March 28, 2016. This is the date Oculus Rift’s long-awaited and much-anticipated consumer headset became available to the world. The day marks a seminal point on the virtual reality (VR) timeline. So seminal, it got me wondering where we’ll be in ten years time.
To look forward, it helps to first look back. All the way back to the 1990s: Nintendo launched its debut hand-held game device. Cern announced it won't charge for its new mass communication service (aka the web). Adobe Photoshop 1.0 was released (no sunset photo will ever be the same again). And the wider world was introduced to the concept of VR, courtesy of the prescient movie, "Lawnmower Man."
Fast forward to 2016 and it feels like "game-changing" tech is launching every week. But, just occasionally, something cuts through and fundamentally changes everything. In the 90s, Gameboy’s little grey bricks sparked portable gaming. Today, VR is destined to have the same impact.
VR has been the talk of gaming and advertising for a couple of years already. But things are hotting-up now that consumers can access headsets. It’s no wonder the industry is growing fast: Goldman Sachs suggests the combined hardware and software market for VR and AR will reach on a base case $80 billion by 2025, with a potential to reach more than $180 billion.
But, beyond gamers and forward-thinking marketers, who will use VR? There’s not currently enough compelling content to justify the headset price tag and associated upgrades. So mainstream use isn’t imminent. VR will replicate today’s smartphone ubiquity only once people identify an everyday, truly useful purpose. Rest assured, this day will come.
In fact, we’re already well on our way to VR becoming something we can’t live without. There are now mind-bending VR theme park rides. Sports broadcasters are using VR to bring fans even closer to the action. Engineers, architects and developers are using VR as computer-aided design to step inside their creations before they’re even made. Innumerous healthcare ‘miracles’, like curing phobias and PTSD, are becoming a reality thanks to VR.
Virtual museums and theatres are radically enhancing the visitor experience. VR is educating the world via global virtual classrooms and ultra engaging learning experiences. Space and scientific research is leaping forward by delivering previously unreachable worlds a la NASA’s Mars Immersion. And VR’s empathy-inducing quality is being maximized by filmmakers and journalists to combat complacency about disasters and wars.
If all this is happening just two years into the birth of contemporary VR, what will happen in the next 10? VR technology is at a tipping point where past limitations are finally being conquered. If this trajectory continues, VR will bless us with superpower-like capabilities we never thought possible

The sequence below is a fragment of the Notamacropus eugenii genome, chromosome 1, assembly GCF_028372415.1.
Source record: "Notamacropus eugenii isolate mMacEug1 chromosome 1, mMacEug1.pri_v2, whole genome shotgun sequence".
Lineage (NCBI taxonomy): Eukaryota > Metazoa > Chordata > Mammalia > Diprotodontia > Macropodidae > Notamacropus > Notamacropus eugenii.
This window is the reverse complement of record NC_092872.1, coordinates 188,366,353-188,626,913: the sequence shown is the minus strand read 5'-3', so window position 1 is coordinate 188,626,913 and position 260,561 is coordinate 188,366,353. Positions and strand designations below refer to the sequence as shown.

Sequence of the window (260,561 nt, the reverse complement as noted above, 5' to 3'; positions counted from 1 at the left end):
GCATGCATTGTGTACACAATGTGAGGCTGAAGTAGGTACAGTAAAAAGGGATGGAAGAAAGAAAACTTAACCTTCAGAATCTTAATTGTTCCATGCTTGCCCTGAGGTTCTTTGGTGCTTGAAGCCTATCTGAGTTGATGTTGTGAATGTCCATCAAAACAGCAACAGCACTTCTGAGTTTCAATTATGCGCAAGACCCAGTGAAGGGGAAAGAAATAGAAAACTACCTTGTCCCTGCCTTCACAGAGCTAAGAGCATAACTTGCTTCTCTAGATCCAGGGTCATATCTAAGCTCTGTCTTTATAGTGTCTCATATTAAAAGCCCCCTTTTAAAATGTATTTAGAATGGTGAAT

So in 2026, I imagine a world where …
VR ownership will hit 90% of households. With home use ranging from gaming, entertainment, education, health and news, VR will become the most quickly adopted consumer technology in the history of the world.
New Realities will transform human communication and interaction. Artificial intelligence (AI), augmented reality (AR) and VR will merge into an all-powerful new dimension that’ll be greater than the sum of its parts. Information will be tailored to our needs and desires, responding in real-time and constantly evolving to help us realize our full potentials. IBM Watson will be everywhere; an early taste of the AI-dominated era to come.
Entertainment will never be the same again. We will be fully immersed in virtual films, news, journalism, documentaries and games. New genres will emerge, and VR MMO (Massively Multiplayer Online) will see millions of subscribers playing together in a borderless, virtual world. TV screens will become redundant. Streamlined headsets will seamlessly integrate with our lives, like popping on a pair of specs. If you don’t believe me, perhaps you’ll believe Zuckerberg instead. He says VR headsets will look like Ray-Bans in 10 years
Location will become immaterial. Kiss goodbye to the office and virtually interact with colleagues instead. Social "work" experiences will allow business to connect, collaborate and build together seamlessly. Similarly, educational institutions will no longer need bricks and mortar. Tedious commuting will become a thing of the past.
A new way to socialize. If Facebook has anything to do with it (and it does!), VR will fundamentally change the way we socialize by giving us the ability to meet in the virtual, rather than physical, world. Doom mongers see this as final proof of the end of the world as we know it. But we’re a fundamentally social species and VR will merely help shape our evolution.
So, on March 28, 2026, I see myself crafting VR concepts for a vast spectrum of brands whilst connected to colleagues from the comfort of my own home. I’ll be addicted to an intuitive information source called Watson. I’ll wind down by meeting friends in a virtual destination of our mutual choosing. And we’ll probably be chuckling about the giant, clunky and antiquated helmet that was Oculus’s debut Rift.
Resh Sidhu is creative director of Framestore’s VR Studio.